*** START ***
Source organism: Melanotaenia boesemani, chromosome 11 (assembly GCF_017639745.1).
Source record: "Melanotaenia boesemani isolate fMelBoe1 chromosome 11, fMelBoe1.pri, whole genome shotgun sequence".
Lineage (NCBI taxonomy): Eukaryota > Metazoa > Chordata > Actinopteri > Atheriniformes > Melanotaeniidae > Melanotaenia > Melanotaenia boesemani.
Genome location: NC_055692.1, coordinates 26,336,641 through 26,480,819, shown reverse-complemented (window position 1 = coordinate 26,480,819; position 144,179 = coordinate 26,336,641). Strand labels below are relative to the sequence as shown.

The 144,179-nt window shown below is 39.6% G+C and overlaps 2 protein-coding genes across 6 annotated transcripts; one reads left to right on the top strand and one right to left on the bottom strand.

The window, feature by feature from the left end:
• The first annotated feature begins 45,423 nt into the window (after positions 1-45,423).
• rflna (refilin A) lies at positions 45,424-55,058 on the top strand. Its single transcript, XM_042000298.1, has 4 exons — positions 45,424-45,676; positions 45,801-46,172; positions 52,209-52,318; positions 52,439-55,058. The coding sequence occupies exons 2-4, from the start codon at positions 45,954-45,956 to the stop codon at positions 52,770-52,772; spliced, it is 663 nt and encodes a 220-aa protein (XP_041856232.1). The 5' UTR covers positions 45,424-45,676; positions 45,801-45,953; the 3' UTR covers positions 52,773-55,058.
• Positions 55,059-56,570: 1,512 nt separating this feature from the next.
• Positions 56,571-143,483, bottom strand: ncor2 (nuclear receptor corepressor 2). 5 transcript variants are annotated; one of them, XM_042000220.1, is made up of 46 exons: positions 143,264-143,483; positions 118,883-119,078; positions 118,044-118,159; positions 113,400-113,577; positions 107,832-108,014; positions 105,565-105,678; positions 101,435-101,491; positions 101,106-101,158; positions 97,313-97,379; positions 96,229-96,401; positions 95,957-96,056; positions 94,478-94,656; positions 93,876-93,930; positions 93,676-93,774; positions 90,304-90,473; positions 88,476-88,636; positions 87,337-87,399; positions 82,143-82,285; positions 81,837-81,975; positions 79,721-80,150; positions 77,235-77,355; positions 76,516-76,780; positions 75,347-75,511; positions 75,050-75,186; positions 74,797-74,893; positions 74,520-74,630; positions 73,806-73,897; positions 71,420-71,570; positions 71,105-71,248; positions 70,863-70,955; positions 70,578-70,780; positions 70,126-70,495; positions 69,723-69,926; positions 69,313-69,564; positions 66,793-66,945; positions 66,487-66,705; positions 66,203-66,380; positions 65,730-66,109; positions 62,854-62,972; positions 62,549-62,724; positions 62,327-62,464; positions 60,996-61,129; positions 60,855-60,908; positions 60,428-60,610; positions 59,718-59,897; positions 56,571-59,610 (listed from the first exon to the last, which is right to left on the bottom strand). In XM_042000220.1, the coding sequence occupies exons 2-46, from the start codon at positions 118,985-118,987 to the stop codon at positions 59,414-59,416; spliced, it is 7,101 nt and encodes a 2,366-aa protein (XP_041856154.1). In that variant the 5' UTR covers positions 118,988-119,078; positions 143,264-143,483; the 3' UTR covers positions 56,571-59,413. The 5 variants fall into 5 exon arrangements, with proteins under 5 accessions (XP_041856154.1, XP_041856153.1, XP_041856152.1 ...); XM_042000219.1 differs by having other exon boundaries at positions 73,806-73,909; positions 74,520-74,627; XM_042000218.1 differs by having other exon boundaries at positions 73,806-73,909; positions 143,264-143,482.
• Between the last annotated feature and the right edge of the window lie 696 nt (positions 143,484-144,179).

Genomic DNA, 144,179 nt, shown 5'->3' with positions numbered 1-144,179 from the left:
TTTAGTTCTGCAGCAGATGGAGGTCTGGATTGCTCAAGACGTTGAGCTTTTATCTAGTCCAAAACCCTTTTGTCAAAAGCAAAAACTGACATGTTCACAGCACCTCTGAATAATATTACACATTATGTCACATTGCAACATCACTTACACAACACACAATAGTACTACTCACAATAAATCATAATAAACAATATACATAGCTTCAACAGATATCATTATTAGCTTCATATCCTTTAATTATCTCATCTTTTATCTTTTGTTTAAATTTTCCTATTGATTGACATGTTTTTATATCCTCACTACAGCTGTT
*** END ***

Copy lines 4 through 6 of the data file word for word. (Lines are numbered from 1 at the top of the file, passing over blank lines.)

Genome location: NC_055692.1, coordinates 26,336,641 through 26,480,819, shown reverse-complemented (window position 1 = coordinate 26,480,819; position 144,179 = coordinate 26,336,641). Strand labels below are relative to the sequence as shown.

The 144,179-nt window shown below is 39.6% G+C and overlaps 2 protein-coding genes across 6 annotated transcripts; one reads left to right on the top strand and one right to left on the bottom strand.

The window, feature by feature from the left end: